- QUOTE: In this paper, we propose a novel acoustic model, a hybrid between a pre-trained, deep neural network (DNN) and a context-dependent (CD) hidden Markov model. The pre-training algorithm we use is the deep belief network (DBN) pre-training algorithm of Hinton, Osindero & Teh (2006), but we will denote our model with the abbreviation DNN-HMM to help distinguish it from a dynamic Bayes net (which we will not abreviate in this article) and to make it clear that we abandon the deep belief network once pre-training is complete and only retain and continue training the recognition weights. CD-DNN-HMMs combine the representational power of deep neural networks and the sequential modeling ability of context-dependent hidden Markov models (HMMs) ...

### 2012c

- (Krizhevsky, Sutskever & Hinton, 2012) ⇒ ALex Krizhevsky, Ilya Sutskever, and Geoffrey E. Hinton (2012). "ImageNet classification with deep convolutional neural networks". In Advances in Neural Information Processing Systems (pp. 1097-1105).

### 2012d

- (Ciresan, Meier & Schmidhuber, 2012) ⇒ Dan Ciresan, Ueli Meier, and Jurgen Schmidhuber (2012). "Multi-column deep neural networks for image classification". arXiv preprint arXiv:1202.2745.

### 2010

- (Mikolov et al., 2010) ⇒ Tomáš Mikolov, Martin Karafiat, Lukas Burget, Jan Cernocy, and Sanjeev Khudanpur. (2010). "Recurrent neural network based language model". In Eleventh Annual Conference of the International Speech Communication Association.

### 2009

- (Bengio, 2009) ⇒ Yoshua Bengio (2009). "Learning Deep Architectures for AI.". Foundations and Trends in Machine Learning. 2 (1): 1–127. doi:10.1561/2200000006.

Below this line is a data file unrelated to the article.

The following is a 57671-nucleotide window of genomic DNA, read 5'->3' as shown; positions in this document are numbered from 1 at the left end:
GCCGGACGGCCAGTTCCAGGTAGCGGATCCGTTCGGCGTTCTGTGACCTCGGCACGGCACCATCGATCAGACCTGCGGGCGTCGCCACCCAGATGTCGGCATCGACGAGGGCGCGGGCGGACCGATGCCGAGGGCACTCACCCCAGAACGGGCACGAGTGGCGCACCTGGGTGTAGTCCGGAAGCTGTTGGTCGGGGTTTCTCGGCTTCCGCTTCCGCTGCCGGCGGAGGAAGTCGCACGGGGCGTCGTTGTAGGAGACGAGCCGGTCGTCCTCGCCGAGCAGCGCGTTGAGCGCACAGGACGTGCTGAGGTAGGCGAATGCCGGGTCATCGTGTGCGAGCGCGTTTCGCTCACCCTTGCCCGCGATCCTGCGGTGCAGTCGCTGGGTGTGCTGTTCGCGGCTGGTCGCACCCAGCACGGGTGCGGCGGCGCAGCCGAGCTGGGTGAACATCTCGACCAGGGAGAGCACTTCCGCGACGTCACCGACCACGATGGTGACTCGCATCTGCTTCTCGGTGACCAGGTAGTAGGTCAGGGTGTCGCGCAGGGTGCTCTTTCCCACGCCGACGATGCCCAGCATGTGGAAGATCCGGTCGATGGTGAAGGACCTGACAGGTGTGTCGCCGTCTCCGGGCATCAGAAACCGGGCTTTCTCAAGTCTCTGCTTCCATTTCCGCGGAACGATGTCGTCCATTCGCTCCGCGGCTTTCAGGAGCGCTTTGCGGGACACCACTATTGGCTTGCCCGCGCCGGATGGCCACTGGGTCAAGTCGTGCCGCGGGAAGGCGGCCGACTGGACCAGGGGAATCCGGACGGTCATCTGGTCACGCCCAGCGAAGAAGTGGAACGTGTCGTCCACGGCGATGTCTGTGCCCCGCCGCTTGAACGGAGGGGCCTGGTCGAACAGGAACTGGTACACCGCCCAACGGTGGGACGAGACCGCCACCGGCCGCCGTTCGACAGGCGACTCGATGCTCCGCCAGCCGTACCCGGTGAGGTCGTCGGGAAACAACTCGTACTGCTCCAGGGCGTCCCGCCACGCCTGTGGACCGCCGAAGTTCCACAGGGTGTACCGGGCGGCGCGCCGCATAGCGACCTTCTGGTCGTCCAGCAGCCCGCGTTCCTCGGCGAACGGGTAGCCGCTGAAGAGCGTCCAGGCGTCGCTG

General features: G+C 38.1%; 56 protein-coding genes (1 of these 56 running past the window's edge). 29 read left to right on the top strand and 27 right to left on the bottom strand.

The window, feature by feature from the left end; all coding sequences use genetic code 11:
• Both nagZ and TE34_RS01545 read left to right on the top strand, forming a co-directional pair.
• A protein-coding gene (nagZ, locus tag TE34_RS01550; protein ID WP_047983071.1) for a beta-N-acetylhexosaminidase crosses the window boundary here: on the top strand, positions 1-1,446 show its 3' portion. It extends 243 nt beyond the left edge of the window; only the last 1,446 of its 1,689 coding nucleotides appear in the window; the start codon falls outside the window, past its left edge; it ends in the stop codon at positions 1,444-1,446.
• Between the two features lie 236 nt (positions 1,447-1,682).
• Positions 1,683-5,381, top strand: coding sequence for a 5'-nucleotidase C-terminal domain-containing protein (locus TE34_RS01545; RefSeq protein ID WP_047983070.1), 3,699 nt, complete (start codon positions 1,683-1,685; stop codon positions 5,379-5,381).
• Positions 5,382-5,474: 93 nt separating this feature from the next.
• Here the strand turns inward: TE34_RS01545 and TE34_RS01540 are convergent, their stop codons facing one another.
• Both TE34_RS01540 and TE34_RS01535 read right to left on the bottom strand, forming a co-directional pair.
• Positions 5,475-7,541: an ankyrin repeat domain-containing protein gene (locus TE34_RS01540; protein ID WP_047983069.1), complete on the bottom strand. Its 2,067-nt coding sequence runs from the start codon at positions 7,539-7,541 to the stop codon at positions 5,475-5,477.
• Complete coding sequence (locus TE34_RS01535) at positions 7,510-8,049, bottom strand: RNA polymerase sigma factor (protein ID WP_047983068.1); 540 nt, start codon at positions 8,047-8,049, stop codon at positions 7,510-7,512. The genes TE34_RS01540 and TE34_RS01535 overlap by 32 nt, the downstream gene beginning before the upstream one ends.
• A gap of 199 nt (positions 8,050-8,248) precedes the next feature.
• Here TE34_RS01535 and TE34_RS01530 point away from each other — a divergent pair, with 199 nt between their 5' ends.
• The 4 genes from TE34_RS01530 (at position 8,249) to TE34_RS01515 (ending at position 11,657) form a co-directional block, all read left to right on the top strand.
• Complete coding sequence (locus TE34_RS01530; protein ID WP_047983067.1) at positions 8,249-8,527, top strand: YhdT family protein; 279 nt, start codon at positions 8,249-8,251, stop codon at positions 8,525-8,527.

### 2002

- (Gers, Schraudolph & Schmidhuber, 2002) ⇒ Felix A. Gers, Nicol N. Schraudolph, and Jurgen Schmidhuber (2002). "Learning precise timing with LSTM recurrent networks". Journal of machine learning research, 3(Aug), 115-143.

### 2001

- (Gers & Schmidhuber, 2001) ⇒ Felix A. Gers, and Jürgen Schmidhuber, (2001). "LSTM Recurrent Networks Learn Simple Context Free and Context Sensitive Languages". IEEE Trans Neural Netw. 12 (6): 1333–1340. doi:10.1109/72.963769.

### 1998

- (LeCun et al., 1998) ⇒ Yann LeCun, Leon Bottou, Yoshua Bengio, and Patrick Haffne (1998). "Gradient-based learning applied to document recognition". Proceedings of the IEEE, 86(11), 2278-2324.

### 1997

- (Hochreiter & Schmidhuber, 1997) ⇒ Sepp Hochreiter and Jurgen Schmidhuber (1997). "Long short-term memory". Neural computation, 9(8), 1735-1780.

### 1992

- (Razborov, 1992) ⇒ Alexander A. Razborov (1992, July). "On small depth threshold circuits". In Scandinavian Workshop on Algorithm Theory (pp. 42-52). Springer, Berlin, Heidelberg.

### 1977

- (Fu, 1977) ⇒ King Sun Fu (1977) "Syntactic pattern recognition and applications". Springer, Berlin

### 1971

- (Ivakhnenko, 1971) ⇒ Aleksei Grigorevich Ivakhnenko (1971) "Polynomial theory of complex systems". IEEE Trans Syst Man Cybern (4):364–378

### 1965

- (Ivakhnenko & Lapa, 1965) ⇒ Aleksei Grigorevich Ivakhnenko, and Valentin Grigorevich Lapa (1965) Cybernetic Predicting Devices. CCM Information Corporation, New York